Category Baby

Safe Baby Swaddling Tips


A too-tight swaddle can be harmful to your baby’s hip development. Here are tips for swaddling your baby safely

Wrapping your wee one like a tiny burrito can soothe cries and help induce sleep, but it may not be the safest solution. Why? Because it’s actually quite common for newborns to have hip instability (thanks to mom’s hormones that relax ligaments). Tight swaddling around the hips can exacerbate the condition or even lead to hip dysplasia, where the hips are no longer centered in the socket.

“Hip dysplasia is actually the most common abnormality in newborns,” says Charles Price M.D., a pediatric orthopedic surgeon and director of the International Hip Dysplasia Institute...

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Baby Massage Techniques


baby-massasge-lay-downWe’ve simplified baby massage into six simple strokes. Perform each one slowly, for about a minute, using moderate pressure applied with the pads of your fingers, not the entire palm of your hand. Keep your baby cozy by turning up the heat in the room and using a soft towel to cover her exposed skin.

Before you get started, make sure you have the following gear nearby:

  • A comfortable flat surface covered by a blanket or a mat
  • A small amount of baby oil (olive oil works well, too)
  • Tissues or paper towels to wipe up excess oil
  • A soft towel or blanket to cover your baby
  • A pacifier, if it’s calming for your little one
  • Low lights
  • Soft music

1. Lay your baby comfortably on his stomach, with his head turned to one side.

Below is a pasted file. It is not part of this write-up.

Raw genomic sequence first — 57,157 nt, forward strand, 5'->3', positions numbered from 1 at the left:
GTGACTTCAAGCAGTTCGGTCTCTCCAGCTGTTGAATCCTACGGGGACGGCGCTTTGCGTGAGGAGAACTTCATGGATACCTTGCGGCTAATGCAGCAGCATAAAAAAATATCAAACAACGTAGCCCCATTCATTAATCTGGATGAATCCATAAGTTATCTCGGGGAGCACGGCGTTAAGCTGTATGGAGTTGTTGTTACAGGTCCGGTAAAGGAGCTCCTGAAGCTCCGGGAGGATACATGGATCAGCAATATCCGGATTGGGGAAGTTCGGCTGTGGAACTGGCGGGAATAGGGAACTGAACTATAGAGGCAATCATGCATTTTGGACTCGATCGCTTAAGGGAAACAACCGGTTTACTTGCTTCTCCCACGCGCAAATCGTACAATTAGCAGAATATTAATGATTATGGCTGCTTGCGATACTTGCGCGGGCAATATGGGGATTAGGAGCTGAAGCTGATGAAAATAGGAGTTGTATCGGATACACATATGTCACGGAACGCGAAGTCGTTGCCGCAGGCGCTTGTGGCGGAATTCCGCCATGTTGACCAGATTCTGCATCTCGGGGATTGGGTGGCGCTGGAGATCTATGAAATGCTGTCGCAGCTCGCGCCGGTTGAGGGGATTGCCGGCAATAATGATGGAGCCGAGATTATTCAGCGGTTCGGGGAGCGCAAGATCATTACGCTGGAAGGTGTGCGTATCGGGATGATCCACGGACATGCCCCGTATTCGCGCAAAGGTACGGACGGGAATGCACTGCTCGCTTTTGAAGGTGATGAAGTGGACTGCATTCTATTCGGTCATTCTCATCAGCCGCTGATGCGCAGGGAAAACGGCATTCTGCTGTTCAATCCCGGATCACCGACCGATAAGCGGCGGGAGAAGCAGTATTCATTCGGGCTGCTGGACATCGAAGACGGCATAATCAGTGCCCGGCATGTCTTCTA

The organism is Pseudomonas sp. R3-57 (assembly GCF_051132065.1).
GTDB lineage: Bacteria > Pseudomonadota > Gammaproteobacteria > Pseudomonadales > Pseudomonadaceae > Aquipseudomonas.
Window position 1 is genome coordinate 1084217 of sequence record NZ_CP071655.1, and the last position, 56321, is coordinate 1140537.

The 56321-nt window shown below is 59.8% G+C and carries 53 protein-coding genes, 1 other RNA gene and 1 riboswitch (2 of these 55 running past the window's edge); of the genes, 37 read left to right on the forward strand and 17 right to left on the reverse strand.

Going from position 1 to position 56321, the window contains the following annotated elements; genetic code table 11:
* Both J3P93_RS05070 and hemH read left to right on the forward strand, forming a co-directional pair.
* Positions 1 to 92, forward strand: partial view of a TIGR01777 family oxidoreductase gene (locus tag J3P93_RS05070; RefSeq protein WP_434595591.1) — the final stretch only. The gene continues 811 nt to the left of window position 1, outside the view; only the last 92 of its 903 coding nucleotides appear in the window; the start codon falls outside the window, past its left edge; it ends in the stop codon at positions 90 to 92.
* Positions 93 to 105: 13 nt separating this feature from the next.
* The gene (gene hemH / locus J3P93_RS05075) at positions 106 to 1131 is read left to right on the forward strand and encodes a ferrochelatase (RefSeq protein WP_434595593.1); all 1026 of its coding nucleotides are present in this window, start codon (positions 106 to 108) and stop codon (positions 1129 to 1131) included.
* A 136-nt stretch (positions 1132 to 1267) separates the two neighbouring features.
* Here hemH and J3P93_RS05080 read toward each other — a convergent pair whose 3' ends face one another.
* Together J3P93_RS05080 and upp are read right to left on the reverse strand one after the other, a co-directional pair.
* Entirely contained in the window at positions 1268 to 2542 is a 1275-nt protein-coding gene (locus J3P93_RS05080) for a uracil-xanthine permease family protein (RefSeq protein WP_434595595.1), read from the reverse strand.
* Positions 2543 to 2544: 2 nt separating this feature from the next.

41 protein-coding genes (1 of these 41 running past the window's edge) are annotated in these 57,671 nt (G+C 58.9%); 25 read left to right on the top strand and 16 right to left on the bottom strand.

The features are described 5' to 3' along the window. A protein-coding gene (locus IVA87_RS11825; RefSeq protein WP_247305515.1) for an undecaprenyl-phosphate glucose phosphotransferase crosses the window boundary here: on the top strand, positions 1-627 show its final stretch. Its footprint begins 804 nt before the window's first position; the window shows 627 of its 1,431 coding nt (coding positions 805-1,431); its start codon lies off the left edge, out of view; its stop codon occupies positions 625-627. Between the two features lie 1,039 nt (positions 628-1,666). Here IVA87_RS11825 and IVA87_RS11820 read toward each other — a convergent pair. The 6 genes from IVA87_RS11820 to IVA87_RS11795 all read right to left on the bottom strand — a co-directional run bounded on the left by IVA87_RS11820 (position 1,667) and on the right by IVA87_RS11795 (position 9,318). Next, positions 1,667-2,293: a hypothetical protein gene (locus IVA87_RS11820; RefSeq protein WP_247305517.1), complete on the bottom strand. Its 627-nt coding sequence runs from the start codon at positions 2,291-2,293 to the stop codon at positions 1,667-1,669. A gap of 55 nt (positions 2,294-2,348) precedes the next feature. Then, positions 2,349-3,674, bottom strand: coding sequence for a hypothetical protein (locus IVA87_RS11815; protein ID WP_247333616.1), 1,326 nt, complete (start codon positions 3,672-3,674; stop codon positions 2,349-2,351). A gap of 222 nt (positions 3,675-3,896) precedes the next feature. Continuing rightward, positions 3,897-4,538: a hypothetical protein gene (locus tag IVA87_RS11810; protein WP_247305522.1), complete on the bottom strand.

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What Parents Should Know About NICU Care Even if your baby isn’t premature, parents should know what level of care their hospital’s neonatal intensive care unit (NICU) provides


Two days past her due date, Jennifer Pileggi finally went into labor. After several hours, the baby monitor showed that each time the 32-year-old from Orlando, Florida, had a strong contraction, her baby’s heart rate dropped. Worried, the doctor recommended a Cesarean section. Pileggi was relieved when Anson was born the next day and seemed perfectly healthy, weighing 7 pounds 13 ounces. But soon a nurse noticed the baby seemed to be breathing too rapidly and took him for further evaluation. Within two hours, Anson had landed in the neonatal intensive care unit (NICU, pronounced “nick-you”). “I was shocked,” says Pileggi. “Nothing seemed wrong with him.” Anson had retained fluid in his lungs, a condition called transient tachypnea of the newborn, or TTN...

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